My prized April 1997 issue of the Ensign, the official publication of the Church of Jesus Christ of Latter-Day Saints, limply lays in my appreciative hands, time-tattered and weathered by touch. In hindsight it seems providential that by opening this magazine almost a couple decades ago, I would be opening up a new path in my life leading to a greater appreciation for and a more intense interest in the atonement of Jesus Christ. The soaring sensation of having my unvoiced questions about life, suffering, and the Savior answered by a stranger was a startling discovery that is made new again every time I pick up this old copy.
 It was the article “Enduring Well” in that 1997 Ensign that fundamentally altered my perception of the gospel and the tenor of my developing discipleship to Christ. The author, Neal A. Maxwell, has always been a stranger in the sense that I never met him, but his influence upon me, starting with this masterfully written article, has had the impact of a close friend.

Elder Maxwell, Elder is a title for a general leader in the LDS church, made me responsible for my own trials:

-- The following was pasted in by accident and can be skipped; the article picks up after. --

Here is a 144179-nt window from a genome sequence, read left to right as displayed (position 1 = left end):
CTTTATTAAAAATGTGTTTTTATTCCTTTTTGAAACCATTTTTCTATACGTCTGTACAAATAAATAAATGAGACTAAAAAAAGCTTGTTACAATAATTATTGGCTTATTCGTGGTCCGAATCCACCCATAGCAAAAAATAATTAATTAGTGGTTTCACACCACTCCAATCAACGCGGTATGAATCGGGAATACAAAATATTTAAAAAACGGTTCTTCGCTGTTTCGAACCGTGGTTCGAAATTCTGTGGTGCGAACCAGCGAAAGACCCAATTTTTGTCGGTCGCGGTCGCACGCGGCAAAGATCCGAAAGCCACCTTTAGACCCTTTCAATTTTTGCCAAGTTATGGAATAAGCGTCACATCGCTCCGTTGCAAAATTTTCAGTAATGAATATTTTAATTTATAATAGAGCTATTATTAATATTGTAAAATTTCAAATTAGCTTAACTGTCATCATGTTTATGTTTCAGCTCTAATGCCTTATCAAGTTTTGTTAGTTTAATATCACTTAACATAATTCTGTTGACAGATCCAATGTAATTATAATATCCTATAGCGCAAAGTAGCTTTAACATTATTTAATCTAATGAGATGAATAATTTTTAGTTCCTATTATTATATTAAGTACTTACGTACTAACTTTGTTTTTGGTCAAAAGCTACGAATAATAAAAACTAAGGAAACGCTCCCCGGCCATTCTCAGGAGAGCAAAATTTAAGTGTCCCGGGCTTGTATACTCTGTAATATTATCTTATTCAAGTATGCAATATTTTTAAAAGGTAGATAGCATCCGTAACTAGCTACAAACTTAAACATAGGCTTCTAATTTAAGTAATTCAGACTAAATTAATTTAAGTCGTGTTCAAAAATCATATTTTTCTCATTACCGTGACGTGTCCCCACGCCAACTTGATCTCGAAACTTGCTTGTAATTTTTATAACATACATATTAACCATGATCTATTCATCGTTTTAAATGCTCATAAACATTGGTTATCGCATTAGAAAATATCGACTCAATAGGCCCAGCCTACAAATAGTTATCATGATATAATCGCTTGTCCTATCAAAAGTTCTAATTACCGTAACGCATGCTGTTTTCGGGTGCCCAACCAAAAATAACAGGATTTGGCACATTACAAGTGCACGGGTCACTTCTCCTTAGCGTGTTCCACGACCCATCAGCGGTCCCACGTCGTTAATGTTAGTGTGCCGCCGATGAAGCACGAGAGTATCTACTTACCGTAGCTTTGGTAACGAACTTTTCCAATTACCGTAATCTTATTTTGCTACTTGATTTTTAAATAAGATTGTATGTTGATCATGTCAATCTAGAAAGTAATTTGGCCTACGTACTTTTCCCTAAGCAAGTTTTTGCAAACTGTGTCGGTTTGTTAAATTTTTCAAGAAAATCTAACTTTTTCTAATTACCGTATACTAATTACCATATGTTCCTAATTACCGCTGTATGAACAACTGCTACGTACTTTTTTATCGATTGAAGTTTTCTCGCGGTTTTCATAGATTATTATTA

“Rather than simply passing through trials, we must allow trials to pass through us in ways that sanctify us.” -Elder Maxwell, “Enduring Well”

I can expect trials, prepare for them, and understand the purposes for them:

“So often in life a deserved blessing is quickly followed by a needed stretching. Spiritual exhilaration may be quickly followed by a vexation or temptation. Were it otherwise, extended spiritual reveries or immunities from adversity might induce in us a regrettable forgetfulness of others in deep need.”-Elder Maxwell, “Enduring Well”

I gained greater appreciation for Christ’s suffering through the perceptive and wisdom-concentrated phrase the “awful arithmetic of the Atonement”(Elder Maxwell, “Enduring Well”). On multiple occasions, the implications of this phrase have yanked the reins on my otherwise galloping thoughts and forced me to ponder in reverence the infinite suffering of the savior.

Since 1997 I have been a voracious consumer of Elder Maxwell’s writings, particularly his official sermons from the Church. Soon my admiration of his literary aptitude turned to emulation as I started a journey to find my own style with his as my training wheels. Eventually, my emulation of his language became my memorialization of his world of words that went dark upon his death in 2004.

I don’t see myself as the successor of his literary legacy; his legacy is his own. I also don’t feel like my attempts to write like Maxwell necessarily make the statement that I write as good as Maxwell; I don’t. I am just giving credit to a stranger that helped me find my voice and use it in the praise of Christ. The tag I use to highlight the posts that have benefited from Maxwell’s inspiration is “writing like Maxwell”.